Wednesday, June 19, 2013

I was studying Acts 19 today, and it reminded me of a message I gave over a year ago in Sunnyside, Washington, here reprinted in full:

Let Nothing Get between You and Jesus
Part Two: The Danger of Religion

Colossians 2:6-23

The world of the Bible was very different from our world—that is, in the western, developed world.  But there are many ways in which the attitudes and beliefs that you’ll find in the developing world are much more like that of the world of the Bible.

One common belief is the reality of spirits, both good and evil, that affect our lives.  If you go to Latin America, or Africa, or Asia—or to the ancient world, including the Greek and Roman world, you’ll find that to be part of everyday folk religion.  Even among the Jewish people of the time this was also true.  This is not just the belief that angels and demons exist, but the belief that there are ways to offend or appease them, and even to manipulate them for your purposes.

Every faith has the official “above ground” faith and the unofficial “below ground” faith.  We sometimes call that “folk religion.”  Judaism in the time of Jesus and Paul had the “above ground” faith expressed by the Pharisees and the Sadducees, but there are parts of the “below ground” 
faith that may surprise you.

In “below ground” Judaism, you had all kinds of crazy things.  People wore amulets to ward off the evil eye.  Sometimes, Jews away from the Israel built their own temples—even though that was forbidden by the Law of Moses.  But above all else, in folk Judaism, there was a great interest in demons, angels and manipulating them to bring health, prosperity and happiness.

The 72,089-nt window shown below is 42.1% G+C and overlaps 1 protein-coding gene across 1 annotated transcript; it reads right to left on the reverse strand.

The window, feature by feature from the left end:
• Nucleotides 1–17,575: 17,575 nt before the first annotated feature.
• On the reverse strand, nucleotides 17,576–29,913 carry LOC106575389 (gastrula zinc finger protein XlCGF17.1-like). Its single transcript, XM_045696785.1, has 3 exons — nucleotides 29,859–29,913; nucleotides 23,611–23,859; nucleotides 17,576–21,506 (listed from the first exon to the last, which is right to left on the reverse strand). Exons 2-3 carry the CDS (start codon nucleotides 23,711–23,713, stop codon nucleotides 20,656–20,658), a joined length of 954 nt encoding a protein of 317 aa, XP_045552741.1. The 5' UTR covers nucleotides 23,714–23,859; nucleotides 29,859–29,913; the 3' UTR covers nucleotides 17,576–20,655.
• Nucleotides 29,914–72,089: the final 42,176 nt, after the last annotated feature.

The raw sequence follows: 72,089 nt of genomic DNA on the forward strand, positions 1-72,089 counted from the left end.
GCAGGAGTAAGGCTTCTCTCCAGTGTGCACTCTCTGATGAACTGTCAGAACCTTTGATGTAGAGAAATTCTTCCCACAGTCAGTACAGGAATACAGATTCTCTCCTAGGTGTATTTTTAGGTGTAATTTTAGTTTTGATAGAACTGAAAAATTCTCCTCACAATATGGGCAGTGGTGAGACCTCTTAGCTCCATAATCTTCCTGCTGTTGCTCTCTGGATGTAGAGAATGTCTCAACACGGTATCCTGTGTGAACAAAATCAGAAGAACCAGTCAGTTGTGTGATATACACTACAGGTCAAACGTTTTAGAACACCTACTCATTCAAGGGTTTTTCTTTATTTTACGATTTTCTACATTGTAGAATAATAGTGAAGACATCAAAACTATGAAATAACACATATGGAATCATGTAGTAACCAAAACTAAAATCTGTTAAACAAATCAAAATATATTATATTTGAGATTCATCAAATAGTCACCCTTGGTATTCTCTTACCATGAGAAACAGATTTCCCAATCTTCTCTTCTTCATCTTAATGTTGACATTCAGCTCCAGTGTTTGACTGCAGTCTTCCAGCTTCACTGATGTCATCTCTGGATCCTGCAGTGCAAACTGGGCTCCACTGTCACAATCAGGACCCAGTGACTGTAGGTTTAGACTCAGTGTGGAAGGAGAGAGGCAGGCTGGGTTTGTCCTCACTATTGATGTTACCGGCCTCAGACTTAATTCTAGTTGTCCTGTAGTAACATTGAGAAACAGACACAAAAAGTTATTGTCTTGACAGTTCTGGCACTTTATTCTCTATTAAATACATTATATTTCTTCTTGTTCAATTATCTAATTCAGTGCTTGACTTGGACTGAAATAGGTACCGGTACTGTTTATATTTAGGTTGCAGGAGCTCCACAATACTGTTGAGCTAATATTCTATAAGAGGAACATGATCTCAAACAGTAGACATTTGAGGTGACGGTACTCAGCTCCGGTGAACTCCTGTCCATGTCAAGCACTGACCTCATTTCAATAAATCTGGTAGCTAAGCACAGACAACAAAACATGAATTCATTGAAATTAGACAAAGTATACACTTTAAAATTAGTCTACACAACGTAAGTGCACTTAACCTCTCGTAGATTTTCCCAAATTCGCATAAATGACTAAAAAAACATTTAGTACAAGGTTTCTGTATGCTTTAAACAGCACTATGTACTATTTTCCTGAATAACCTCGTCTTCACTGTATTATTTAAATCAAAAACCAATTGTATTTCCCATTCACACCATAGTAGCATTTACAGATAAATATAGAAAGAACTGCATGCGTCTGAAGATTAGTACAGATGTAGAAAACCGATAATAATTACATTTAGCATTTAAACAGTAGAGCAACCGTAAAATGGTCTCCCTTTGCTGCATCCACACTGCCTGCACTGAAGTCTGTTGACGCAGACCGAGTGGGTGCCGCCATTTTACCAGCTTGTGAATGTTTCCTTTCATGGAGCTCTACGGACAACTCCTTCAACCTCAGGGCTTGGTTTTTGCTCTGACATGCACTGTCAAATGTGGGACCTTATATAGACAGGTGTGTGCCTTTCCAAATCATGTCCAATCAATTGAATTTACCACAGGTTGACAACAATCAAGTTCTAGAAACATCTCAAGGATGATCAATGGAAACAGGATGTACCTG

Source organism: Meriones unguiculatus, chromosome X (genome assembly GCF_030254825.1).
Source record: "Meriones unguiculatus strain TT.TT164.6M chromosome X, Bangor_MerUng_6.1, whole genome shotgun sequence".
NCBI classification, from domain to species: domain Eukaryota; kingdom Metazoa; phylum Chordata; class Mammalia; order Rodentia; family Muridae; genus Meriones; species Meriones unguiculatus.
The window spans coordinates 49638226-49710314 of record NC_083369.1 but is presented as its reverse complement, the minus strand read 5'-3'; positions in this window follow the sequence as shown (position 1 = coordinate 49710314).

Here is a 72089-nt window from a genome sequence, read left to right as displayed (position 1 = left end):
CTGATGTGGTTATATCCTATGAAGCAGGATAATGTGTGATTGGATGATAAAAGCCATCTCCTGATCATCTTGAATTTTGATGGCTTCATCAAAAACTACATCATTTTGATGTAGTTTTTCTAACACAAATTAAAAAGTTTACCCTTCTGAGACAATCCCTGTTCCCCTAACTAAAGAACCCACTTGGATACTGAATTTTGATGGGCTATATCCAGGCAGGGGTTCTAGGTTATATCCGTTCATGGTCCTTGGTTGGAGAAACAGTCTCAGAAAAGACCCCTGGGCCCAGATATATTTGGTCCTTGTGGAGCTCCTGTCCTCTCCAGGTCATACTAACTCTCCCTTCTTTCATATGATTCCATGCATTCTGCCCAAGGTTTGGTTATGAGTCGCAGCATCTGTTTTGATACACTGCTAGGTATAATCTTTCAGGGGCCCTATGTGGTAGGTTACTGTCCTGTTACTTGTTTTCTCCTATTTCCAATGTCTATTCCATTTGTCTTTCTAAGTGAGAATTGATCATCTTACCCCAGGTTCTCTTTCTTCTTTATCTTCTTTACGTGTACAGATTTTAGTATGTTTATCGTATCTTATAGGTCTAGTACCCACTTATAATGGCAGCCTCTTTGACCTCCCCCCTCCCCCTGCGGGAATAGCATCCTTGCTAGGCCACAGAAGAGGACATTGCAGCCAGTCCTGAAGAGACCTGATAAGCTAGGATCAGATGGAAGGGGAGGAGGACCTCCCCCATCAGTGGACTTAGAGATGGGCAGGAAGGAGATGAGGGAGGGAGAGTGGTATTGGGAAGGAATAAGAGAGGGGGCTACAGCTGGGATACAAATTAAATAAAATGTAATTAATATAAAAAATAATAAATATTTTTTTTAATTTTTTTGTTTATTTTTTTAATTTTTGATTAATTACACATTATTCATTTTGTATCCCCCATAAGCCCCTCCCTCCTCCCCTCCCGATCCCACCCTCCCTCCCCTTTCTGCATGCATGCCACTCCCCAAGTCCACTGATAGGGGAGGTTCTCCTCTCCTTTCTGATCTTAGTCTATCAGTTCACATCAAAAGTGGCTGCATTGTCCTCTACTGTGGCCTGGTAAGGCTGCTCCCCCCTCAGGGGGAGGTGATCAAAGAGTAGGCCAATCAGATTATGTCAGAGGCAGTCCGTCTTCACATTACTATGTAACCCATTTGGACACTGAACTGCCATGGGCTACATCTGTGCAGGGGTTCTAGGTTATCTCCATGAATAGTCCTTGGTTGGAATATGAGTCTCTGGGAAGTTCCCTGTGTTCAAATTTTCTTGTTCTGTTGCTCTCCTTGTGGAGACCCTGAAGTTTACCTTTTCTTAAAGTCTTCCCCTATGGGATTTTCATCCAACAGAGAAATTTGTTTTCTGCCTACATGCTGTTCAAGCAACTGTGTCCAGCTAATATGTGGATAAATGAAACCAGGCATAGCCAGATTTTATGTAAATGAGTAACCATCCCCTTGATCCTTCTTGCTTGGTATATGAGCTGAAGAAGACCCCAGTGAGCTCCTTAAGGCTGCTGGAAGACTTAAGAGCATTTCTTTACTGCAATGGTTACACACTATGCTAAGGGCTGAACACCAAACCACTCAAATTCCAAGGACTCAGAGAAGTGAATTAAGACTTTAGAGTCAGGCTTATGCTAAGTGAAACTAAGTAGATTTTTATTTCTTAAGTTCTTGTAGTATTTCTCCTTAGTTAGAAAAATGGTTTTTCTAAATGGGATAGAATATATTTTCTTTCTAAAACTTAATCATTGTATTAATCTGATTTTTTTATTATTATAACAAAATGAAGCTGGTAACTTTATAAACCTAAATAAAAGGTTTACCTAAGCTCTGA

Understanding this is key to understanding some of the strange things that Paul writes about here in Colossians 2.  There are reasons to believe that Jewish exorcists had come alongside some early believers and that some ideas from folk Judaism were infiltrating the church there.  These ideas undermined the simple truth of “Christ alone.”  The idea they were falling for was “Christ plus religion” and here the religion was Jewish folk religion.
There’s a person mentioned in Acts 19 that may help us understand what this is all about.  In Acts 19:13-16 we read:

13 Some Jews who went around driving out evil spirits tried to invoke the name of the Lord Jesus over those who were demon-possessed. They would say, “In the name of Jesus, whom Paul preaches, I command you to come out.” 14 Seven sons of Sceva, a Jewish chief priest, were doing this. 15 One day the evil spirit answered them, “Jesus I know, and I know about Paul, but who are you?” 16 Then the man who had the evil spirit jumped on them and overpowered them all. He gave them such a beating that they ran out of the house naked and bleeding.